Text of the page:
See or skip: See, but only if you have already done all of the above!
Museo Manuel Agustin Landivar
This museum is really a small showcase for the Canari-Incan ruins found on the premises. Unfortunately the ruins are not kept in good condition and looking out over the busiest intersection of the city, they leave something to be desired especially with the spectacular ruins at Pumapungo located just up the road.
The museum is a one room exhibition of artefacts found on the site with little information.
See or Skip: It only takes a second to have a look at the ruins so worth popping in, but don’t feel ashamed to skip.
Archaeological Museum of Cuenca
This museum offers a wide array of artefacts from indigenous cultures of Ecuador dating from B.C right up to the Incan period.
While the artefacts are impressive, there is little to no context about the actual indigenous cultures they were from and how they lived. This unfortunately made my time in this museum a bit disappointing as I felt I did not learn anything.
In fact, I think I spent more time and got more enjoyment from the museum shop, which is full of great local produce.
Admission: $4.00 USD
Languages: Spanish and English
See or skip: Depending on your interests, I would say skip.
Unfortunately I didn’t make it to them all…
- Museo de la Medicina: Nestled inside an actual hospital is Cuenca’s museum of the history of medicine. I attempted to visit this museum on two occasions but unfortunately both times it was closed. Having heard from a fellow traveller that this was a very interesting and kind of creepy experience, I’m sad to have missed it and looking in from the outside, I would say it is worth a visit.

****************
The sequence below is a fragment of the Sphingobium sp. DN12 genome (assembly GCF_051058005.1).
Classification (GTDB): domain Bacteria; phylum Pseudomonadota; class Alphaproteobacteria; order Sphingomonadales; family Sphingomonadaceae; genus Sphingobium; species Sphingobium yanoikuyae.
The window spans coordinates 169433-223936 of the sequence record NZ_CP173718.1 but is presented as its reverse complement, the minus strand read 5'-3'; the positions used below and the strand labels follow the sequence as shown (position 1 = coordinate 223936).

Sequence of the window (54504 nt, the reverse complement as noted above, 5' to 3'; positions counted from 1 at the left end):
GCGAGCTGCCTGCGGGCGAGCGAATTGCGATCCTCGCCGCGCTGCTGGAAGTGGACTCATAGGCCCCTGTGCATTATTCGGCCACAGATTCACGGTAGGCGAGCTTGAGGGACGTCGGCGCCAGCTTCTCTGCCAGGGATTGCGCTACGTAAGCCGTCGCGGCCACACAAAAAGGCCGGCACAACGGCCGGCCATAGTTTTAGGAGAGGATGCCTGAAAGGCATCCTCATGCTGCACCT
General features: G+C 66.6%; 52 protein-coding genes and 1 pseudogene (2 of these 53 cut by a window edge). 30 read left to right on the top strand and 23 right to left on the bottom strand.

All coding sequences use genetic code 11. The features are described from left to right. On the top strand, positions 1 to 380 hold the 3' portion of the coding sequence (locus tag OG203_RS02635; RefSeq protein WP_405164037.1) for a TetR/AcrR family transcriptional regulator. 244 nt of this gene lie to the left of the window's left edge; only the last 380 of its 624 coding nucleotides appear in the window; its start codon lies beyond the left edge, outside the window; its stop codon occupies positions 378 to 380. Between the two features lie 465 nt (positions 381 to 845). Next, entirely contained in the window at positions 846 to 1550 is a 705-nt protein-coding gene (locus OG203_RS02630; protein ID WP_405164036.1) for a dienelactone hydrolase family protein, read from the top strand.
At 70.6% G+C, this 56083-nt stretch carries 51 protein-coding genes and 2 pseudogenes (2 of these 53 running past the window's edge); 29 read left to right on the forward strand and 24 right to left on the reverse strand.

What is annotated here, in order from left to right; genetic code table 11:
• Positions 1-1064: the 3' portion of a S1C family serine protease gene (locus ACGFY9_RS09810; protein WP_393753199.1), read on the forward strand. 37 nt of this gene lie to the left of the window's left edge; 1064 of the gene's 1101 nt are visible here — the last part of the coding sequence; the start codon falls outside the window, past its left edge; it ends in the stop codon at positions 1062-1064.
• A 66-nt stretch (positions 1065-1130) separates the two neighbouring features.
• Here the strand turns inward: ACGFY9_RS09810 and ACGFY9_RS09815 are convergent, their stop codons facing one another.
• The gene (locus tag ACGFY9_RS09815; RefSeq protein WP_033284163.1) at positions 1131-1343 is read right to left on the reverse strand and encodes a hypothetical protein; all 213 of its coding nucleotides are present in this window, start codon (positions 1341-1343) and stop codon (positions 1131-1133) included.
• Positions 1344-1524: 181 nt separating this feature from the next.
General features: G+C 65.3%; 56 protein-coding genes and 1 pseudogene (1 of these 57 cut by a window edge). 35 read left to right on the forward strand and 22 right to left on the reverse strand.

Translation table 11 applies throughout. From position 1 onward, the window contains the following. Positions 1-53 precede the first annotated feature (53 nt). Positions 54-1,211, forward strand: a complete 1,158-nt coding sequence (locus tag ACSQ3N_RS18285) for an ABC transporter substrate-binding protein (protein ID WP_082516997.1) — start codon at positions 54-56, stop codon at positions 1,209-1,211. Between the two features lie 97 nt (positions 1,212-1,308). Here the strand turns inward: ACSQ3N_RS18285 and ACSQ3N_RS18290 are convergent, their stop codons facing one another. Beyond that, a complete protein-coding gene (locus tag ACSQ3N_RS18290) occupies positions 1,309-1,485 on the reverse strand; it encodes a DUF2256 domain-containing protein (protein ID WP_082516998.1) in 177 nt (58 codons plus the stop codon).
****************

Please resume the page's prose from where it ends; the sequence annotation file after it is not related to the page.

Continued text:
- Museo CIDAP: The Inter-American Centre of Popular Art was unfortunately closed when I visited due to the installation of a new exhibition. This small building on the canal offers a number of temporary popular art exhibitions and has a pretty little cafe located onsite.
- Museo de Esqueletologia: For another slightly weird experience, why not visit the museum of bones? Yes, bones. This museum was also unfortunately closed for me upon arrival but if TripAdvisor reviews are anything to go by, this seems to be a creepy but unique experience.
I hope this helps you to navigate the many museums in the beautiful city of Cuenca, especially as there is not that much information on them all online. Take the time to soak in the culture and atmosphere of this pretty town to really experience everything it has to offer.